Legal Update
12 January 2022

Special Measures in Finding of Fact Hearings: M (A Child) [2021] EWHC 3325 (Fam)

Written by Chloe Branton

Introduction

This was an appeal following a finding of fact hearing within private law proceedings concerning a 2-year-old child. The mother’s 14 allegations to be determined at first instance included 3 allegations of rape. There had been no preliminary applications for special measures or consideration of the issue by the judge at first instance leading to or during the finding of fact hearing. Not all of the mother’s allegations were found proven. Subsequently the mother appealed to the High Court with different legal representation.

The judgment on appeal considered issues including: the operation of PD12J of the Family Procedure Rules 2010, the treatment of vulnerable witnesses in the family court, and participation directions/ special measures for such witnesses in proceedings. Mrs Justice Judd also discussed the new statutory provisions, including the Domestic Abuse Act 2021, which had come into force since the initial hearing.

Background Facts

In around 2015 the parents met online when the mother was providing sexual services via webcam. The father was a client. The mother did not live in England, and they first met in person in 2016. The mother became pregnant in 2018, with the father being unhappy about this for a time. 4 weeks post-birth the father no longer wished to be in a relationship with the mother and they separated. The mother was very distressed, and there were arguments about the arrangements for the baby’s care and finances. In December 2019 the mother returned to her home country with the baby and without the father’s consent. This led to proceedings for their return, which the mother did in February 2020. The mother made allegations of domestic abuse against the father. A finding of fact hearing was required to determine allegations.

Within the orders listing the finding of fact hearing and timetabling there was nothing referring to Rule 3A and PD3AA. Despite the details set out within the orders as to time estimates, hybrid hearing arrangements and reading time, the orders were essentially silent as to support for the mother’s participation. There was no application for participation directions and no ground rules hearing. The mother had the assistance of an interpreter and both parents were represented. There was a substantial amount of evidence produced by the parties, including over 1000 pages of documents and numerous videos and recordings, including of sexual intercourse.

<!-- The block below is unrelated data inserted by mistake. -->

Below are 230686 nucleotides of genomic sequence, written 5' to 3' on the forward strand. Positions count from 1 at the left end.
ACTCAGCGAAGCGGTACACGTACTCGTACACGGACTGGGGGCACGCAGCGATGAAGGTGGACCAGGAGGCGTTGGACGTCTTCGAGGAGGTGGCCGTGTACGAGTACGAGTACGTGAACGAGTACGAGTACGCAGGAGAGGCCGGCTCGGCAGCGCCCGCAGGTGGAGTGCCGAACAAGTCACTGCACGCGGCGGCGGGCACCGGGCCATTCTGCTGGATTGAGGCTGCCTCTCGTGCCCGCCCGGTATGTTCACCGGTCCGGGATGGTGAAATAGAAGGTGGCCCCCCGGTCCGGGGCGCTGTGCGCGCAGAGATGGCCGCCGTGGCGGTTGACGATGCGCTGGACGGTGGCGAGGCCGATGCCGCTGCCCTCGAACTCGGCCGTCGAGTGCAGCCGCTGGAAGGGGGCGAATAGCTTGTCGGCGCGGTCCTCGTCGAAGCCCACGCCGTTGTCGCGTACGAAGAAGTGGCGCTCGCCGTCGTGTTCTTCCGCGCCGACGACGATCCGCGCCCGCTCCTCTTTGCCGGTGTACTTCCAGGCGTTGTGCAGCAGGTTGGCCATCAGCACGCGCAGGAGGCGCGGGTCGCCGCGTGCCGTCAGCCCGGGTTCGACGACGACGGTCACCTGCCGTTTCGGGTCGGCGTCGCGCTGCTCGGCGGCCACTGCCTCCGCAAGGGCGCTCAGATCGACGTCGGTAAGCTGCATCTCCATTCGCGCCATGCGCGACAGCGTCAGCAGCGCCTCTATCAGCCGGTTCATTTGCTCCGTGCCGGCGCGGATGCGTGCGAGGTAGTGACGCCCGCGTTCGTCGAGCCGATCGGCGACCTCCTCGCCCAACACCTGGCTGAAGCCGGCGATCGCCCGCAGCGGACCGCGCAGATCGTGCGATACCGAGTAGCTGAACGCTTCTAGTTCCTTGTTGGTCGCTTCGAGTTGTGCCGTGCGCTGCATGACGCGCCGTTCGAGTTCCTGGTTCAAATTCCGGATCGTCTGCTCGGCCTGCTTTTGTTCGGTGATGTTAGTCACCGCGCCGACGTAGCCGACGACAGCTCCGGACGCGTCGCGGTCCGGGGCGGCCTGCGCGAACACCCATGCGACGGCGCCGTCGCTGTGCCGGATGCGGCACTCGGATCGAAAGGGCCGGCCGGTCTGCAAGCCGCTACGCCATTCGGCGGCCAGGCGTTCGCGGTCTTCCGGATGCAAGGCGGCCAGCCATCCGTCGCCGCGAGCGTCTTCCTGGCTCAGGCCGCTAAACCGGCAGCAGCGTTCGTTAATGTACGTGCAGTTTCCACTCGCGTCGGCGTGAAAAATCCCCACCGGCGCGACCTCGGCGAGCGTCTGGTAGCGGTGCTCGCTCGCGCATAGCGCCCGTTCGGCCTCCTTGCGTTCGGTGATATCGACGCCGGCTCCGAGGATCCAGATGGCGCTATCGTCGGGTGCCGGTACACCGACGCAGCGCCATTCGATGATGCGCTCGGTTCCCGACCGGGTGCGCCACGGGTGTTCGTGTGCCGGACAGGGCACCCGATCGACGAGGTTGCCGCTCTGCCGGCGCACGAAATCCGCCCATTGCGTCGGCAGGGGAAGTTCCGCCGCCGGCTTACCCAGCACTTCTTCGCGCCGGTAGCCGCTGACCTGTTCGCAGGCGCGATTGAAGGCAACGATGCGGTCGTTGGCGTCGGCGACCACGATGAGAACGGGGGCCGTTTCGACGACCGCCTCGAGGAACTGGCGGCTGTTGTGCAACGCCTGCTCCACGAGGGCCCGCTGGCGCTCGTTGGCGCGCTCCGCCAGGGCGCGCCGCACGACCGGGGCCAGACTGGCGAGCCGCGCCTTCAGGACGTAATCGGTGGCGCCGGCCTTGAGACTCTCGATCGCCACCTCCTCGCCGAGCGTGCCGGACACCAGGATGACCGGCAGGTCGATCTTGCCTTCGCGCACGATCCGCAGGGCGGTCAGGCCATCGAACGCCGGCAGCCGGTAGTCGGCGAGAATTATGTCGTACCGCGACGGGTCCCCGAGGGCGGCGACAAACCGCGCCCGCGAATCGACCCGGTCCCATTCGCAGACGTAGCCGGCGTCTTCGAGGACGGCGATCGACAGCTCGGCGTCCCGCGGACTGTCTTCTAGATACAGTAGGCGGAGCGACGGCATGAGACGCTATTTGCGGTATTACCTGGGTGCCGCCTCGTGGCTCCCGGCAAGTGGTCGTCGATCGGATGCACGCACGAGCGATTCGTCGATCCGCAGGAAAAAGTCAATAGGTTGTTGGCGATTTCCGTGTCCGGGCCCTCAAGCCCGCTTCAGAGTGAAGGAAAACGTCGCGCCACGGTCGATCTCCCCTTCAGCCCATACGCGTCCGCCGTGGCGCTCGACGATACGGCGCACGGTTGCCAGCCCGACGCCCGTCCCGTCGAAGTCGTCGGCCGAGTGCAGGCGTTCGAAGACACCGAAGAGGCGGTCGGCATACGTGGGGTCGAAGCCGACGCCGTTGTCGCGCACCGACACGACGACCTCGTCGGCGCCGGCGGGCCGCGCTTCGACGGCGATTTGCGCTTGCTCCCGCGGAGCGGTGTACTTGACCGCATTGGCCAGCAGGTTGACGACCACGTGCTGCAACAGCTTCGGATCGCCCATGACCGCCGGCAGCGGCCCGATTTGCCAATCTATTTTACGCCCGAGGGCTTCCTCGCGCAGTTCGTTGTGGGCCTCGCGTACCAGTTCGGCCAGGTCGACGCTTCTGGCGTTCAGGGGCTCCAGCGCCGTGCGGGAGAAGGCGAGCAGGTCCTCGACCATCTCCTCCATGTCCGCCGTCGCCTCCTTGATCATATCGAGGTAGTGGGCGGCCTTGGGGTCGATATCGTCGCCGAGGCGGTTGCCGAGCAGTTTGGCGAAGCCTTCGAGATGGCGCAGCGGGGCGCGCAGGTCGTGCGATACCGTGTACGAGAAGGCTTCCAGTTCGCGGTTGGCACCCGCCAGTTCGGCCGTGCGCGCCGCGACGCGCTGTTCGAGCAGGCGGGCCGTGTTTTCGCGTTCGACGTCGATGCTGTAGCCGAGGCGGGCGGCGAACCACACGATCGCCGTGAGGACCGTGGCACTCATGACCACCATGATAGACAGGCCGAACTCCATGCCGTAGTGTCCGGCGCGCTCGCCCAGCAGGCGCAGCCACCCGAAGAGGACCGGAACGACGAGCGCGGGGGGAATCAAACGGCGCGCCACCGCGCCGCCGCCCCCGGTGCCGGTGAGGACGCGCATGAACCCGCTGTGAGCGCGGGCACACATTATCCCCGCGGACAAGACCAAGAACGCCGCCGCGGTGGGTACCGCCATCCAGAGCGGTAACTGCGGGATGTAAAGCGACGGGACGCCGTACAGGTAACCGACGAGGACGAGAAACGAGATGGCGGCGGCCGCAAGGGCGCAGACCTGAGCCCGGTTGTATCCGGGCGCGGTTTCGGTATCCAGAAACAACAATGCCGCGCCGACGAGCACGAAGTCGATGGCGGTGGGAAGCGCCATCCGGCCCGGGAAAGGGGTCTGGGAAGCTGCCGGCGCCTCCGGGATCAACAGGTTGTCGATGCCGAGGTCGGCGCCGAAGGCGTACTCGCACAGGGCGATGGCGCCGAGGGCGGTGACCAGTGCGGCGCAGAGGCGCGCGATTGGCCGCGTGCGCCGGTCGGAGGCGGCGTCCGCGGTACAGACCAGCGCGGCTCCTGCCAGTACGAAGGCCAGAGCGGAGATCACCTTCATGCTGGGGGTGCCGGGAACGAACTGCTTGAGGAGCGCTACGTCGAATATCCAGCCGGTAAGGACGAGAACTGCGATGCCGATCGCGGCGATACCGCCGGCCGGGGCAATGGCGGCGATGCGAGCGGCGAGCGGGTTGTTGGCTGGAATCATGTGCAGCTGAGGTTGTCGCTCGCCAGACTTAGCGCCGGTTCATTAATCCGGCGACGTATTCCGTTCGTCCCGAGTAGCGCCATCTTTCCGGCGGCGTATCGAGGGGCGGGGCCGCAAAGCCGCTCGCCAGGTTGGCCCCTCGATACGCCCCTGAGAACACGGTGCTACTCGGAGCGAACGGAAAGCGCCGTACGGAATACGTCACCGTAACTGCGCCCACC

Finding of Fact and Judgment at First Instance

Evidence was heard from the mother, the father, maternal grandmother, paternal grandmother, and the father’s adult son over 4 days. Judgment was reserved and handed down a week later. The judge rejected the mother’s allegations of rape and sexual abuse. The judge found that the mother had made the allegations to malign the father to improve her own application for leave to remove from the jurisdiction. The judge also rejected the father’s allegation that the mother had sought to control his time with the child, instead stating she was an anxious first-time mother.

The Appeal

The mother was given permission to appeal on 2 out of the 5 grounds advanced:

“Ground 1 was the absence of special measures sought or implemented for the mother at the fact finding hearing and Ground 2 whether or not the judge balanced the evidence properly looking overall at the allegations.” [39]

The court was keen to highlight the limited role of the appellate court when considering an appeal against a finding of fact decision. The task is to determine if the judgment is sustainable. The court set out this well-established legal principle with reference to case law including Piglowska v Piglowska [1999] 1 WLR 1360. In summary, the appellate court should not interfere with findings made by trial judges unless compelled to do so. A list of reasons for this provided by Lewison LJ in Fage UK Ltd & Anor v Chobani UK Ltd & Anor [2014] EWCA Civ 5 [114-115] was set out. Some of the key points are “the trial is not a dress rehearsal”, the lack of resources, and how the trial judge heard the live evidence directly.

When considering PD12J and the function of findings of fact, the court also considered the recent and important case of Re H-N and Others (Domestic Abuse: Finding of Fact hearings)[2021] EWCA Civ 448. A significant portion of the judgment was focused on the treatment of vulnerable witnesses in the family court.

“Since the hearing at first instance in this case, Parliament has passed the Domestic Abuse Act 2021, which includes s63 which provides that where a person 'is, or is at risk of being, a victim of domestic abuse', the court must assume that their participation and evidence will be diminished by reason of vulnerability. This triggers arrangements for participation directions or special measures, and is formally adopted into the Family Procedure Rules 2010 as rule 3A2A.” [25].

Whilst the provision was not in force at the time of the finding of fact hearing, the court set out how there were extensive provisions (rule 3A and PD3AA) governing vulnerable witnesses in place. When determining the appeal, the court was clear that the provisions of rule 3A and PD2AA are mandatory. Also, that there could be no doubt the mother came within the category of those who might be vulnerable, given she was alleging domestic abuse and sexual abuse.